• Companies may have on-staff CSA managers, or at least operational personnel, that drivers need to be made aware. Drivers should know that they have access to these individuals to discuss driver performance issues and CSA violations. Likewise, CSA managers and operational personnel should check in with drivers often about any questions or concerns that drivers may have about their current performance, and just life in general. A driver’s personal problems, such as trouble at home, financial problems, etc., are a company’s problem. Personal problems cause distraction, and distraction causes accidents and violations. Operational personnel should address driver issues with them, trying to help them, because these same drivers generate a company’s CSA scores.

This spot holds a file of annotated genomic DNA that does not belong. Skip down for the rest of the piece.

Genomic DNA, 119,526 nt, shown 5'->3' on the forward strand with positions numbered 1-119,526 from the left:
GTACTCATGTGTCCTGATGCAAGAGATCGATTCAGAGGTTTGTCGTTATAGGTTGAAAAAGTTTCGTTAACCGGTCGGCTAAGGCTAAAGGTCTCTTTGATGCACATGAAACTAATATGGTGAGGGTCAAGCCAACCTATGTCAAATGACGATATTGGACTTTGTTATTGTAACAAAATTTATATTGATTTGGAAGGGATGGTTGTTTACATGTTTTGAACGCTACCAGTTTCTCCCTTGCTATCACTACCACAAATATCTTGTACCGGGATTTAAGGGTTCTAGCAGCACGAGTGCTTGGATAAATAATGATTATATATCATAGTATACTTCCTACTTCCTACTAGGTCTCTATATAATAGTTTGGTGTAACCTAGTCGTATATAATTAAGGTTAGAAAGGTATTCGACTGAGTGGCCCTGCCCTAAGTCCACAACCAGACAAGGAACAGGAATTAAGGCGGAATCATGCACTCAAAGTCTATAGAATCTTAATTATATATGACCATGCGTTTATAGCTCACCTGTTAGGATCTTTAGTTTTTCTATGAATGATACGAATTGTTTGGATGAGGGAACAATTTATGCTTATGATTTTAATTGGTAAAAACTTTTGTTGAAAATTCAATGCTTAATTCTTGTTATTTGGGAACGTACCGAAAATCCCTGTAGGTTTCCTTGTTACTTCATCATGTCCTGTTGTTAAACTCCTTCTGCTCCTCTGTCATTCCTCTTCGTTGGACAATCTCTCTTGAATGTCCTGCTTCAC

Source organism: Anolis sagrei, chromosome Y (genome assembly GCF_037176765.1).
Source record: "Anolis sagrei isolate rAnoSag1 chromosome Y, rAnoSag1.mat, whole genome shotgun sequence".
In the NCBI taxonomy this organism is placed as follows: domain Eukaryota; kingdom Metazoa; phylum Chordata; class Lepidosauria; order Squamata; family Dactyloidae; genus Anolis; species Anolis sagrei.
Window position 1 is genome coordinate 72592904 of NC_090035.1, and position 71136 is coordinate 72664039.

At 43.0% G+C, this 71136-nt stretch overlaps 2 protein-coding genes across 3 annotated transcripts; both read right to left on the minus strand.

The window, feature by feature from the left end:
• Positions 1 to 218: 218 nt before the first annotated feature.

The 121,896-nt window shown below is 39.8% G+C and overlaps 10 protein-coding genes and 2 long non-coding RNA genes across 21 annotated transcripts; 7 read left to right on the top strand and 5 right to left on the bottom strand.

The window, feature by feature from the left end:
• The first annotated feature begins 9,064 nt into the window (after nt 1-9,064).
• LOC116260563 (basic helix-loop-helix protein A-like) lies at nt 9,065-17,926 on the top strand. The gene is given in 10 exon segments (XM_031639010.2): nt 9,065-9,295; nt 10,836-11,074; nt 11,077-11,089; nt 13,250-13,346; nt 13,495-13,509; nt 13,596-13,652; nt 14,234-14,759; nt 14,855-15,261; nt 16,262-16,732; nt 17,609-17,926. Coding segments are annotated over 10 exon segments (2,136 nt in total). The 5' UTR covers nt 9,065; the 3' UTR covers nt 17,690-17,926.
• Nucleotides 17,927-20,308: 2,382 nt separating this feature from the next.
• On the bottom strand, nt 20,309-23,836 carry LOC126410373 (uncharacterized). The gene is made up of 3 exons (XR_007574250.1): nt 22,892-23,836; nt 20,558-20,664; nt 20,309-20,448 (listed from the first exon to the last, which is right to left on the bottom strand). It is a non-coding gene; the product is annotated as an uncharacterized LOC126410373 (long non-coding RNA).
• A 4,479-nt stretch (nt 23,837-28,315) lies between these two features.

• CSA ratings and knowledge about them is not just a company problem. It’s a driver issue as well. And training drivers on the “ins and outs” of CSA and how it effects the company is imperative for maintaining and improving company CSA scores. Currently, there is a lack of driver training by carries on the impact of CSA scores, although more and more training courses are becoming available. What is interesting though is that increased training is not translating into better knowledge by drivers. Training upon hiring is required; but on-going training is imperative to create a safety culture within a company. One of the best ways to act on this is to stay on top of hiring, training and monitoring of driver’s performance and have a structured program in place that involves the drivers and informs them of the importance of CSA and how it works. If everyone within the company understands the importance of CSA scores, from the top down to the bottom, safety will follow. When everyone within the company is on board, particularly those in safety and those in operations, you avoid the conflicting goals that drivers can’t process.